What does the pandemic uncover about school and education system?
Pasi: First this pandemic uncovered the prevalence of inequalities that impact on how children learn in school. This became evident when children were supposed to log into schools’ digital networks from home to have access to virtual classes and teaching materials. In all countries around the world there were parents’ who didn’t have internet access or sufficient devices at home to do that. Then there were schools that lacked either adequate digital facilities or trained personnel to make virtual schooling happen. According to some estimates (OECD’s TALIS survey in 2018) only about two of three schools in the OECD countries have equipment and staff to properly embed technology as part of teaching and learning in schools. In Australia, for example, just half of disadvantaged schools have these conditions mentioned above. It is clear that children don’t have equal opportunities to keep on learning remotely when their schools are closed and if teaching is supposed to happen through digital education platforms. The other thing that the pandemic revealed was that children don’t stop learning when their schools get closed. Many of them continue learning at home on their own, not always the same things as they would be asked to learn at school. Anecdotal evidence that I have collected from teachers and parents here in Australia suggest that learning through play, learning to cook in kitchen to prepare meals, and learning at your own pace and ways can actually be very rewarding and empowering for children. I have been disturbed by too many questions about how much children have lost learning and how many weeks they have been left behind in reading and mathematics because of the school closures. Instead, I believe, we should be looking for positive things and ask what children have learned while they have been at home with their families. Intrinsically motivated self-directed learning that children do at home can be much more powerful and beneficial to children in the long run than learning something for the test or exam only at school.
Since schools are not operating, do you observe an impact on children and teens? If so, could we foresee more effects?
Pasi: I have three children and as a parent I have learned that children are very good in keeping their fears and other negative emotions hidden from others, especially from parents. There are different children, of course, but this is how young people often protect themselves from bad things. This said, I think we haven’t seen the real effects of the pandemic and the school closures yet. Physical and social distancing, for example, can be very hard for children and youth. We see already in many countries that numbers of young people seeking help in their mental health issues have doubled some places. I am mostly concerned about these unknown troubles that the pandemic is causing our youngest ones. But this all said, there have been some positive things happening as well. Young people have been sleeping more than they did before this crisis came around, they spend more time with their families, many of them learn to cook food at home, and look after one another more than before.
In Finland, over 70% of parents who were surveyed in April during the lockdown said that they are happier with their lives now when they are at home, spend more time with their loved ones, and sleep better. At the same time, many of them feel pain about what is happening to people who are infected by the virus and they are worried about their futures as well. I think it will take a while before we can really say how the covid-19 pandemic really affected people’s lives in general.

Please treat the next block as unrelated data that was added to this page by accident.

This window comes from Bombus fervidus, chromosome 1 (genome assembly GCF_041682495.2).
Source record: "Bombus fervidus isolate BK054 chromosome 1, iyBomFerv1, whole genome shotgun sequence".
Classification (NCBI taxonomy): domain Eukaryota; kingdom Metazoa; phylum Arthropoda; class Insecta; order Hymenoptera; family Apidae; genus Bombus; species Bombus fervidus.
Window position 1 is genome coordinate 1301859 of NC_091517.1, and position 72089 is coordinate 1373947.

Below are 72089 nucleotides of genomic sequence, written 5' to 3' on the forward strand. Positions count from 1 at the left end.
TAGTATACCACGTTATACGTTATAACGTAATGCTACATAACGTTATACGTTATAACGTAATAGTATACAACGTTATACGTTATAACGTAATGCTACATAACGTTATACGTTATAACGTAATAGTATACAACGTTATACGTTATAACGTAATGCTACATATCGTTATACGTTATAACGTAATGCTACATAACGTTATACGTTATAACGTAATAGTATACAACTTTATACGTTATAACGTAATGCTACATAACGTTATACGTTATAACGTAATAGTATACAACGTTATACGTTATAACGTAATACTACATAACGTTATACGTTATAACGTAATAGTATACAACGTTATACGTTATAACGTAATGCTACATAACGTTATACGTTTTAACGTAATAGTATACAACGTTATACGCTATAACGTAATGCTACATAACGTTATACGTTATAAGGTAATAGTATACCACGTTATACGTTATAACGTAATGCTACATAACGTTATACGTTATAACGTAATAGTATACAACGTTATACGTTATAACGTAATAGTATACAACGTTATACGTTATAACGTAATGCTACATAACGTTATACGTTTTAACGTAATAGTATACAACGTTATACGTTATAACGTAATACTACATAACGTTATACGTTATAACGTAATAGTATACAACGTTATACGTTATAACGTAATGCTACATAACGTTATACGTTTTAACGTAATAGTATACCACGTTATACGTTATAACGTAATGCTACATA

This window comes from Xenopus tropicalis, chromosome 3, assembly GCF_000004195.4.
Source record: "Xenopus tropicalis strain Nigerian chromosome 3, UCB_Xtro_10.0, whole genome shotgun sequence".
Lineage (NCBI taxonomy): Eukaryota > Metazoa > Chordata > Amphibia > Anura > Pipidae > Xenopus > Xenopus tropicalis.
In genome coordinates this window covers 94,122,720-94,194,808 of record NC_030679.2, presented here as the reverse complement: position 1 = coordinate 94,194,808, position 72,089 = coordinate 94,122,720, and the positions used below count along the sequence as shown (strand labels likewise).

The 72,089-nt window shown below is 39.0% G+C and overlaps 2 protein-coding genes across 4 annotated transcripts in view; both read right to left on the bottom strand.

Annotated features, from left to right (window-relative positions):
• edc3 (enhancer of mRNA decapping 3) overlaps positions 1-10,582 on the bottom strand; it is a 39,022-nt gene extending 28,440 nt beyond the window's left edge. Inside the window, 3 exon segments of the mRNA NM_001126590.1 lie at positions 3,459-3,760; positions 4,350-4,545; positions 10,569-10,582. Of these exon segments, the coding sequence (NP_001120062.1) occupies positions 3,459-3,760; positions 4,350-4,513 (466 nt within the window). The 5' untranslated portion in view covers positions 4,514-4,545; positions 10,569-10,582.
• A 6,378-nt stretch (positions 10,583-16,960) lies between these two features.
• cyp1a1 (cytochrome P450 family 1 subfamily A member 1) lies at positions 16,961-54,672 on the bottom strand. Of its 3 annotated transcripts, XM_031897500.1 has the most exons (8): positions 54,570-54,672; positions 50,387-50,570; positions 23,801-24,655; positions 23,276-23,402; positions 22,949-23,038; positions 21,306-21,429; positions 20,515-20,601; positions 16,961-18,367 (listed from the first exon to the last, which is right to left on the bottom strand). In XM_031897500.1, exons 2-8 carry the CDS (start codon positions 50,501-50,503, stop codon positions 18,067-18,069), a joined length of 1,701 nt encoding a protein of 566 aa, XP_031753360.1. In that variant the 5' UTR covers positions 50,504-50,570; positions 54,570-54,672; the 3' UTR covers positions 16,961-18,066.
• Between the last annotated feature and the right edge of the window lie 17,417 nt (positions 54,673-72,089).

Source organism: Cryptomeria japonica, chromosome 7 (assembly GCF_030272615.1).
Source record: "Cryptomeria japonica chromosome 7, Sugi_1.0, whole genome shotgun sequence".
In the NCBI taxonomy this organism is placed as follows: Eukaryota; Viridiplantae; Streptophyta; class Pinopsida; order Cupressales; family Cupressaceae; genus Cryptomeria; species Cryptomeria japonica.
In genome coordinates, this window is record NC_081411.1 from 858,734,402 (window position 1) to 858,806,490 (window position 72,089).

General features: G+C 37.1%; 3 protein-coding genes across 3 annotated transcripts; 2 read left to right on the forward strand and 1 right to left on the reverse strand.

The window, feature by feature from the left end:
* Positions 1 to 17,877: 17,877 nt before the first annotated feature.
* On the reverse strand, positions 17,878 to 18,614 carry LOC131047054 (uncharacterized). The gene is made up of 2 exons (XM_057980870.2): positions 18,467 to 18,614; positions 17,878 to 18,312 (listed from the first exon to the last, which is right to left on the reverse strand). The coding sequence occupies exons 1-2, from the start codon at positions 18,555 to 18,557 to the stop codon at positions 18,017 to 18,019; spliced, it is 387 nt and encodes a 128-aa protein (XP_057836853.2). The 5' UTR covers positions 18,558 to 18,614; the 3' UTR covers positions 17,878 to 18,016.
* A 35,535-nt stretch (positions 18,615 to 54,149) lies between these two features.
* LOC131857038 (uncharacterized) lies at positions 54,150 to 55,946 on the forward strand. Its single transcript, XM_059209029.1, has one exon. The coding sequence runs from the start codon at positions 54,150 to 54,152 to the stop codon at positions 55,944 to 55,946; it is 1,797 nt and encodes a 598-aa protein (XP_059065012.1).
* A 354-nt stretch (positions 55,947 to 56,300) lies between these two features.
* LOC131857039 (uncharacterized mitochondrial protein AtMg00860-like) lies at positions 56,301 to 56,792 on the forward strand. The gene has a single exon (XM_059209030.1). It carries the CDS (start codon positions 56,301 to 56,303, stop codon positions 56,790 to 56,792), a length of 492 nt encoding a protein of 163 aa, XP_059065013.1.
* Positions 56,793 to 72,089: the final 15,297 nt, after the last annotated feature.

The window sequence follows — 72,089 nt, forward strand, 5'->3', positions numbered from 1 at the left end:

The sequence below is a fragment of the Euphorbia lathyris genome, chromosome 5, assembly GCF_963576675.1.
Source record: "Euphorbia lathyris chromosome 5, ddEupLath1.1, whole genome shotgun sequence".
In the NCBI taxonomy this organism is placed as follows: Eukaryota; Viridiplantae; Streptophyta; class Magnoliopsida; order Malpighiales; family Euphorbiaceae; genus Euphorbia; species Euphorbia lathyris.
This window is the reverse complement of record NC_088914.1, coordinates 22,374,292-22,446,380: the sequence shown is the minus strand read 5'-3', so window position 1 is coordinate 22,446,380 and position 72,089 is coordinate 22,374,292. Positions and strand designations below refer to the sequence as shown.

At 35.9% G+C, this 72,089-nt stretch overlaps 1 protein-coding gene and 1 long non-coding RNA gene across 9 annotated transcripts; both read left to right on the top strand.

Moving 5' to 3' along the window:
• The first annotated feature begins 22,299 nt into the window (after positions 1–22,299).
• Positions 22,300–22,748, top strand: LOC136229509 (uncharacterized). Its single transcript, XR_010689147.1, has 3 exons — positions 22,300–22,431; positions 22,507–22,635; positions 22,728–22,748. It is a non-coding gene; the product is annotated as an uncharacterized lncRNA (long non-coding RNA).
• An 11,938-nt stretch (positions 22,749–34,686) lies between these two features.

Learning remotely has become the option since March. Could you point out a successful experience going to online classes around the globe? Could you highlight similarities and differences worldwide?
Pasi: I must admit that we don’t know enough yet about how successfully different countries have coped with the remote learning arrangements. One fact is that at the moment we don’t know how long this abnormal situation will continue and how it will shake up school systems in different countries. Here in Australia where the school year is from February to December, we haven’t had long holidays that would have extended the kids’ time away from school as they have done in North America or Europe where children haven’t been in school since March. As I said earlier, overall, it has been quite surprising how quickly schools and teachers shifted from traditional face-to-face teaching in school to remote learning from home. What we do know, however, from early lessons from a number of countries is that the education systems that are designed to be flexible rather than bureaucratic, decentralized rather than centrally managed, and trust-based rather than accountability-based have been more successful in making these new remote learning arrangements work well. Also those countries where student´s wellbeing has been one of the top priorities of school education have had easier time to decide how schooling should be organized so that it would support wellbeing and health at the same time with helping all children to keep up learning. Canada, Denmark, Scotland and Iceland are some of these countries. Finland, that I know very well, also has managed very well. They key condition to success has been strong trust in teachers by parents and the rest of the society, and very flexible and decentralized management systems that leaves local authorities and school a lot of freedom to figure out the best ways to solve practical issues brought along by the pandemic.